Interest rates play a critical role in today’s economy. Last week, the Federal Reserve raised interest rates for the second time this year—and two more are planned for 2018. In this installment of U.S. Money Reserve's Market Insights, find out what the rate hike means, and how markets could be in trouble.
How Rising Interest Rates Impact You – Video Transcription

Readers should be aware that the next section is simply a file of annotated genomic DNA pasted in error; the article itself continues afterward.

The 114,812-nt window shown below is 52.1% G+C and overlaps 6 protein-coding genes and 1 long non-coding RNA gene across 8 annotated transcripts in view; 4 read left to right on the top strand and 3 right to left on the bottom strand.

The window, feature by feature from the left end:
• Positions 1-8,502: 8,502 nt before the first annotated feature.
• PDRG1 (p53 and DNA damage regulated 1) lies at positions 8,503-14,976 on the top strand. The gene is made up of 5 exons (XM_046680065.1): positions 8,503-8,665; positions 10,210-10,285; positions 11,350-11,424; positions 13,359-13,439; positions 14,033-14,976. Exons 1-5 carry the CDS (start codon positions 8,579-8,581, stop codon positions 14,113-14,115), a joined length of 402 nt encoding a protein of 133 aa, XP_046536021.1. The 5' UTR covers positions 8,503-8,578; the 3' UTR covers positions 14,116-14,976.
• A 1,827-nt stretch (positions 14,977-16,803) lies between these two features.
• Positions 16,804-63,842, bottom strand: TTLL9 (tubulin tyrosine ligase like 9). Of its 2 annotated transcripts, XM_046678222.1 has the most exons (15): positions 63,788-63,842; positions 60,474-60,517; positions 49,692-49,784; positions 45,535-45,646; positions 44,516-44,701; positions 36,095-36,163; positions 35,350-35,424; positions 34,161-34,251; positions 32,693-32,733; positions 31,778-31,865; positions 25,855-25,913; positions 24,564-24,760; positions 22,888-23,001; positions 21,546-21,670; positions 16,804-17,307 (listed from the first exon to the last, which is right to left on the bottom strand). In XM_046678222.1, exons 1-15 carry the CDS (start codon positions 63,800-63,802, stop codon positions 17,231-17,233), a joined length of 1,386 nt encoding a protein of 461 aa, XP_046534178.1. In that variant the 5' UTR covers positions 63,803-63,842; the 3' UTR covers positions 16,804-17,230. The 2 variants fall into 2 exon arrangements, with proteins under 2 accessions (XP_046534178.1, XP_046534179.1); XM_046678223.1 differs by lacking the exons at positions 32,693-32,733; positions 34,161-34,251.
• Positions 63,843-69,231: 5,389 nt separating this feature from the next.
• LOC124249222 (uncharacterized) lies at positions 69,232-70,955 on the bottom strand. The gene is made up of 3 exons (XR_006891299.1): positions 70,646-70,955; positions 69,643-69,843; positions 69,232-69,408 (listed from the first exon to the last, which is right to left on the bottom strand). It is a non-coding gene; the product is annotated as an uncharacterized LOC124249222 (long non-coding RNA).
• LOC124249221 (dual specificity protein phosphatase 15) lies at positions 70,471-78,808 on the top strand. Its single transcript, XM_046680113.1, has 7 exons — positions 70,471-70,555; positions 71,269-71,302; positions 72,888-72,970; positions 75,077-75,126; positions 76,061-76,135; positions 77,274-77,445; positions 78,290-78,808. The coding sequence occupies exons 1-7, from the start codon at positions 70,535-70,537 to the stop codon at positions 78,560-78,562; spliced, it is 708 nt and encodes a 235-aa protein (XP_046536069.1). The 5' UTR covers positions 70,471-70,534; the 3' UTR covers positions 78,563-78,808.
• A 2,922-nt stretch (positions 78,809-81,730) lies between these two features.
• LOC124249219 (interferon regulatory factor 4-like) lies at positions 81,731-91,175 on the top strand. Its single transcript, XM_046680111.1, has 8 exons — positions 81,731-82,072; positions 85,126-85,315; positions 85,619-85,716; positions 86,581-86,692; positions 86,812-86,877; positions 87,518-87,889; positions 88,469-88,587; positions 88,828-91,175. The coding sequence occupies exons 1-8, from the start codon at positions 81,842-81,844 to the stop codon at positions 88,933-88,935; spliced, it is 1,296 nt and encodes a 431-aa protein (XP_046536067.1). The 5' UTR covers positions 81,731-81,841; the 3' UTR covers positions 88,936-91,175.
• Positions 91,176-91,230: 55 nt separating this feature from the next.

Hi, I'm Coy Wells with U.S. Money Reserve and USMR Market Insights today we're gonna be talking about interest rates. As we all know, the interest rates were just raised a quarter of a percent about three to four days ago. Right now it's important to understand, as a consumer, what interest rates actually mean. If you've been watching these segments as we've been talking about for the course of the past six months to a year, interest rates are a crucial and critical role in the U.S. economy and those who understand what's happening right now, every time they raise interest rates, as we've discussed in the past, it directly affects the stock market. The stock market starts pulling back. The question becomes, why would the stock market keep pulling back every time we raise interest rates? The reason for it folks is because right now interest rates is what is tied to borrowed money. If we raise interest rates, it is more costly to borrow money. It also confirms and tells us that right now that when the stock market pulls down, when interest rates are rised, it means that the companies and corporations inside the United States that have stock, their stock is built off the PE ratios, meaning that the price to earnings and the earnings of the company have to be solid for the stock value to be solid as well. The reason why it affects the stock market is because the companies and corporations are using borrowed money and as the money becomes more expensive, the companies and corporations have to start revealing and using their own earnings opposed to sacrificing, paying high interest rates. This is very important to understand right now. Inside the United States the interest rate is a balancing point for the United States. The reason interest rates are also rising is because the U.S. Treasury bonds inside the United States are in trouble. We've talked about this going back to 2017, there was a point in time where Steve Mnuchin suspended the sell of U.S. Treasury bonds and one of the reasons or speculations for that is because we couldn't cover the interest on newly issued notes. We also know that foreign countries were sending back and dumping U.S. Treasury bonds back to the United States. So as we raise interest rates, this is to clear the Fed's balance sheet of Treasury bonds that were sold back or sold off, and we're raising those interest rates to entice other countries or consumers to buy them back. So we're going to pay more money. Ultimately, interest rates staggers the economy, so that balancing act of trying to push it too far left or too far right is important to understand. If you're a consumer that is looking to protect money, and if you are an individual that believes in hard assets such as gold or land or other assets, land is in a critical point right now. It's at a tipping point. If we continue to raise interest rates and you're buying real estate right now, what will be the long-term effects of that real estate at a high end real estate market when interest rates continue to rise over the next three or four years? If the country, the United States, gets itself in a position where interest rates are five, six, seven, eight, or nine percent on a home loan, it's going to slow down the economy. It also means vehicle loans become more expensive. Credit card debt becomes more expensive. Student loans become more expensive. It starts staggering and slowing down the economy. Thank you for watching U.S.M.R. Market Insights, call the number and screen and get your copy of your 2018 Gold Global Forecast to give you more information in regards to what we talked about today. Hopefully this segment helped you. Again, thank you for watching U.S.M.R. Market Insights.